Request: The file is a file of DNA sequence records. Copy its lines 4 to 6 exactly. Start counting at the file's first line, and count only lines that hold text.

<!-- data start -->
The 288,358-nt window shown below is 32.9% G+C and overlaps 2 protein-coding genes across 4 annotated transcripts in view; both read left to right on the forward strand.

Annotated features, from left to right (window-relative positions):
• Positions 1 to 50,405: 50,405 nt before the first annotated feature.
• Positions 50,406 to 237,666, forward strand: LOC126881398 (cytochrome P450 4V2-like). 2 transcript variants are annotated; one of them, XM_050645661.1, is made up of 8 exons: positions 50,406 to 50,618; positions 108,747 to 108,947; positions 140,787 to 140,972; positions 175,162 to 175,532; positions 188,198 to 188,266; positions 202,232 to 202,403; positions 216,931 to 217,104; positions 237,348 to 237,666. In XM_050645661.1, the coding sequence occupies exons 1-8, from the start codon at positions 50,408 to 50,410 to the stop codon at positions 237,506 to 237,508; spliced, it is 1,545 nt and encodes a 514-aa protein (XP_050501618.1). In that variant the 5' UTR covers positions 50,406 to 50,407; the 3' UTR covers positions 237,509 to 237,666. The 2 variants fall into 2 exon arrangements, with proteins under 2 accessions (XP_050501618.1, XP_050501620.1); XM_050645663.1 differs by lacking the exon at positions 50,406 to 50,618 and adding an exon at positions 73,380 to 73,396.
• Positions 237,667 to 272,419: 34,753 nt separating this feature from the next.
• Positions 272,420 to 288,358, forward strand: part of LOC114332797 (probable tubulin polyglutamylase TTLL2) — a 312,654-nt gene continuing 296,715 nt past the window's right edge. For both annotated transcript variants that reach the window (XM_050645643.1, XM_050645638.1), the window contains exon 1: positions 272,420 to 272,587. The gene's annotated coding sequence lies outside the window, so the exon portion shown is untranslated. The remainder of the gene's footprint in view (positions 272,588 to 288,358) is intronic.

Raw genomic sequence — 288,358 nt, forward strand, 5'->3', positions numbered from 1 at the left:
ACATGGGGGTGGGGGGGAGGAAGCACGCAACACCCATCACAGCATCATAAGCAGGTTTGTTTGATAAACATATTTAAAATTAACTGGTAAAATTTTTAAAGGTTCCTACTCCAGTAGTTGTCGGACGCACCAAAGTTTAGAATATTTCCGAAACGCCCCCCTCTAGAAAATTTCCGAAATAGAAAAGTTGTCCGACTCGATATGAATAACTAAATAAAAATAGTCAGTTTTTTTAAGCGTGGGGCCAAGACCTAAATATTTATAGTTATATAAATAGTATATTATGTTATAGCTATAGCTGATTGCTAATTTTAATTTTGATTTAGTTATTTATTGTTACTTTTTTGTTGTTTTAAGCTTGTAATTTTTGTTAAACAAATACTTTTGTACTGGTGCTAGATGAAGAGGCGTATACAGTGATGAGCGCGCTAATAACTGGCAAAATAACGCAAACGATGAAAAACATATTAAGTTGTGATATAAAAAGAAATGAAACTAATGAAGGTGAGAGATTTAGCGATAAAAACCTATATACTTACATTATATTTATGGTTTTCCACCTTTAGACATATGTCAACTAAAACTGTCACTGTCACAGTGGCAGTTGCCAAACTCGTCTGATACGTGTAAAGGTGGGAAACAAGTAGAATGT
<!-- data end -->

• Positions 50,406 to 237,666, forward strand: LOC126881398 (cytochrome P450 4V2-like). 2 transcript variants are annotated; one of them, XM_050645661.1, is made up of 8 exons: positions 50,406 to 50,618; positions 108,747 to 108,947; positions 140,787 to 140,972; positions 175,162 to 175,532; positions 188,198 to 188,266; positions 202,232 to 202,403; positions 216,931 to 217,104; positions 237,348 to 237,666. In XM_050645661.1, the coding sequence occupies exons 1-8, from the start codon at positions 50,408 to 50,410 to the stop codon at positions 237,506 to 237,508; spliced, it is 1,545 nt and encodes a 514-aa protein (XP_050501618.1). In that variant the 5' UTR covers positions 50,406 to 50,407; the 3' UTR covers positions 237,509 to 237,666. The 2 variants fall into 2 exon arrangements, with proteins under 2 accessions (XP_050501618.1, XP_050501620.1); XM_050645663.1 differs by lacking the exon at positions 50,406 to 50,618 and adding an exon at positions 73,380 to 73,396.
• Positions 237,667 to 272,419: 34,753 nt separating this feature from the next.
• Positions 272,420 to 288,358, forward strand: part of LOC114332797 (probable tubulin polyglutamylase TTLL2) — a 312,654-nt gene continuing 296,715 nt past the window's right edge. For both annotated transcript variants that reach the window (XM_050645643.1, XM_050645638.1), the window contains exon 1: positions 272,420 to 272,587. The gene's annotated coding sequence lies outside the window, so the exon portion shown is untranslated. The remainder of the gene's footprint in view (positions 272,588 to 288,358) is intronic.